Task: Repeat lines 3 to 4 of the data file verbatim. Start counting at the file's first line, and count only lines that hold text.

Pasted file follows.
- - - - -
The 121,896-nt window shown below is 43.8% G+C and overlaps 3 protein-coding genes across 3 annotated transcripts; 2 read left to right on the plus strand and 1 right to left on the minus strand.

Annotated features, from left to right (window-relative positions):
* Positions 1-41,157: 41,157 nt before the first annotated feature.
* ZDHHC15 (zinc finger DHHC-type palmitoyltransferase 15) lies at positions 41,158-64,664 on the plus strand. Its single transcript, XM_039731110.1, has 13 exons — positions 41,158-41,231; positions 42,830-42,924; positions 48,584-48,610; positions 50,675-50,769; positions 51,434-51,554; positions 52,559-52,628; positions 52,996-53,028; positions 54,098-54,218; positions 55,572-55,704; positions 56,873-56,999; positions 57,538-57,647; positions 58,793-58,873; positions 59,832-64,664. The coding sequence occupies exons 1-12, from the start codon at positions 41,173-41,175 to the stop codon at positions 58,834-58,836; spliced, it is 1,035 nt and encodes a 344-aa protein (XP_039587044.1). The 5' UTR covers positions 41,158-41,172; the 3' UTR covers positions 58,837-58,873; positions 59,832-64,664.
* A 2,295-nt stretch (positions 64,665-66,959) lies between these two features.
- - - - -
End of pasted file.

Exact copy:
* Positions 1-41,157: 41,157 nt before the first annotated feature.
* ZDHHC15 (zinc finger DHHC-type palmitoyltransferase 15) lies at positions 41,158-64,664 on the plus strand. Its single transcript, XM_039731110.1, has 13 exons — positions 41,158-41,231; positions 42,830-42,924; positions 48,584-48,610; positions 50,675-50,769; positions 51,434-51,554; positions 52,559-52,628; positions 52,996-53,028; positions 54,098-54,218; positions 55,572-55,704; positions 56,873-56,999; positions 57,538-57,647; positions 58,793-58,873; positions 59,832-64,664. The coding sequence occupies exons 1-12, from the start codon at positions 41,173-41,175 to the stop codon at positions 58,834-58,836; spliced, it is 1,035 nt and encodes a 344-aa protein (XP_039587044.1). The 5' UTR covers positions 41,158-41,172; the 3' UTR covers positions 58,837-58,873; positions 59,832-64,664.